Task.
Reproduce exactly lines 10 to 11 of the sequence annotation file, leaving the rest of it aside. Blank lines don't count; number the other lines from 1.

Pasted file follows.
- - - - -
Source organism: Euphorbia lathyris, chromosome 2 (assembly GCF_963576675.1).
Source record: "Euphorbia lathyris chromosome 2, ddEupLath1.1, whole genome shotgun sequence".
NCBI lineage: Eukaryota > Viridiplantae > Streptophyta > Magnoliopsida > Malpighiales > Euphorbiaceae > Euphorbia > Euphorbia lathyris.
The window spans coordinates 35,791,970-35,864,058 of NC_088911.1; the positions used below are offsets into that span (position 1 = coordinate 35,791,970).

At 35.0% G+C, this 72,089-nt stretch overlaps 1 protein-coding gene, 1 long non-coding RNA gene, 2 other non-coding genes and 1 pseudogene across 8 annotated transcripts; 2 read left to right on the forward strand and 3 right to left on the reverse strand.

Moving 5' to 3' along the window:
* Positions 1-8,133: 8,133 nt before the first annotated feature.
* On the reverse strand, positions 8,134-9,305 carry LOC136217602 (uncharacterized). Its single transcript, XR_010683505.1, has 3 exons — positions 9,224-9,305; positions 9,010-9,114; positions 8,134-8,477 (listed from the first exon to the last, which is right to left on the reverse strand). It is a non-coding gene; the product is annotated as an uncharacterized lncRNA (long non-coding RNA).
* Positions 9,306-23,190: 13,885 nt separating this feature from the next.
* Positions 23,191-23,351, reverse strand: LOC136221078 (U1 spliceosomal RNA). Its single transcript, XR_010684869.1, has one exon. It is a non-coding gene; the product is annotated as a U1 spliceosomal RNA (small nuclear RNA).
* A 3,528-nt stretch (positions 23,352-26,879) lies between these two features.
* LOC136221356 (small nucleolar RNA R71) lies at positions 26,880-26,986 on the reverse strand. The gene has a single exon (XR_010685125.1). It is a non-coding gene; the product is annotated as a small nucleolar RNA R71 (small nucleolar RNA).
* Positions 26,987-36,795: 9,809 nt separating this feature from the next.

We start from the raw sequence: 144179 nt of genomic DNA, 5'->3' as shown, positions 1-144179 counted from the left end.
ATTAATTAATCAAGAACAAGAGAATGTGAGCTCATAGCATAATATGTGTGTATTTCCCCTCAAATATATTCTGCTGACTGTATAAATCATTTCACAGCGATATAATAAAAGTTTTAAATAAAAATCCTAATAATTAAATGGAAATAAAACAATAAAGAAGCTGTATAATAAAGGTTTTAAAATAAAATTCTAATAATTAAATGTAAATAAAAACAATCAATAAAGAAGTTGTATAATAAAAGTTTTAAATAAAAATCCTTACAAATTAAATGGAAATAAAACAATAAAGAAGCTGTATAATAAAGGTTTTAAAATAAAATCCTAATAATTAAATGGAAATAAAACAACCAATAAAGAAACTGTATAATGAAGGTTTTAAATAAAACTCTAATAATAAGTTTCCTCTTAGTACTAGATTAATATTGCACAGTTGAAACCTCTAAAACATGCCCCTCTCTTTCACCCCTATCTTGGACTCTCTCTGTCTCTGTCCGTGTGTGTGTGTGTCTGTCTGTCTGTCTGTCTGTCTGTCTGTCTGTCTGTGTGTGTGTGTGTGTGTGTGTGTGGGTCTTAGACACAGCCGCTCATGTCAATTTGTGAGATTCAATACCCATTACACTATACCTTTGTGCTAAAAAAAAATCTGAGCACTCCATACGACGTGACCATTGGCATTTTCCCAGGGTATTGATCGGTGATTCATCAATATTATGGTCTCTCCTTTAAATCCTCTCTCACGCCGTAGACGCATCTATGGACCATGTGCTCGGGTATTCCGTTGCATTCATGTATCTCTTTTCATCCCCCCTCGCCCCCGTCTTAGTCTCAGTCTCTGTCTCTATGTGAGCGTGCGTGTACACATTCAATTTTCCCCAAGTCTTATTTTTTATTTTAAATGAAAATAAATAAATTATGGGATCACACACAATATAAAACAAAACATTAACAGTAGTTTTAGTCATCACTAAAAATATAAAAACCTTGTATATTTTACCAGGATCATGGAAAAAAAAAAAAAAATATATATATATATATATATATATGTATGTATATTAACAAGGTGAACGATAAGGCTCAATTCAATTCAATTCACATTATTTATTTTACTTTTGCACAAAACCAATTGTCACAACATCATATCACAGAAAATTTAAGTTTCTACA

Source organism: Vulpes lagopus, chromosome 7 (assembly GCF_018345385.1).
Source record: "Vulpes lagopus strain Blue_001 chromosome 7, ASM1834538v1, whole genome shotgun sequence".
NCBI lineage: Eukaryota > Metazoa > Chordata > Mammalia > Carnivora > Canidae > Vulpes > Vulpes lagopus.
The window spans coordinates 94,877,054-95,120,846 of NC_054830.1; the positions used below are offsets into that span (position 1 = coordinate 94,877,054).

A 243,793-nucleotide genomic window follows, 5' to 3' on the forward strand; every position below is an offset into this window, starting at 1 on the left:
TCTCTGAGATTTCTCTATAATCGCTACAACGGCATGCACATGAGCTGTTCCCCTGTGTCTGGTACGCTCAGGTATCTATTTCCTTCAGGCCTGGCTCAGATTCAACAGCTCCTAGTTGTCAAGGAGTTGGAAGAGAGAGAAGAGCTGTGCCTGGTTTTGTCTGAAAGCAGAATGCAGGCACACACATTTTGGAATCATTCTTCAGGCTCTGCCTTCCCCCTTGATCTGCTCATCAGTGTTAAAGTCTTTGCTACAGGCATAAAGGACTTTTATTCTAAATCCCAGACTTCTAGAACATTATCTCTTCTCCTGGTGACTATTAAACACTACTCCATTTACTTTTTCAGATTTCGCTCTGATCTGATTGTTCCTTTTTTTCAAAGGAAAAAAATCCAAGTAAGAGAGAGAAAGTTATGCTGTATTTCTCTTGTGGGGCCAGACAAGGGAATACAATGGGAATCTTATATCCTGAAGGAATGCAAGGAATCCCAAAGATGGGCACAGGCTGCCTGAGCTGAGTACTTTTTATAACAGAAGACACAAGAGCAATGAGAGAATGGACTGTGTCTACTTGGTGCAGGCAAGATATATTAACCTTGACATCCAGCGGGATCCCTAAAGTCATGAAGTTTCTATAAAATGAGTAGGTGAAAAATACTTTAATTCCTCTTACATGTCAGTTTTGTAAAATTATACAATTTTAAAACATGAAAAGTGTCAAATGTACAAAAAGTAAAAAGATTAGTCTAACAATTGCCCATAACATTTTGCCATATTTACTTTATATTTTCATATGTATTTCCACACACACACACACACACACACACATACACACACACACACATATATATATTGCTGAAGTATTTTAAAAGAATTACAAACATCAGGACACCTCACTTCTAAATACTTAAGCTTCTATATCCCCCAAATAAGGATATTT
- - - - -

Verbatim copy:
* Positions 23,191-23,351, reverse strand: LOC136221078 (U1 spliceosomal RNA). Its single transcript, XR_010684869.1, has one exon. It is a non-coding gene; the product is annotated as a U1 spliceosomal RNA (small nuclear RNA).
* A 3,528-nt stretch (positions 23,352-26,879) lies between these two features.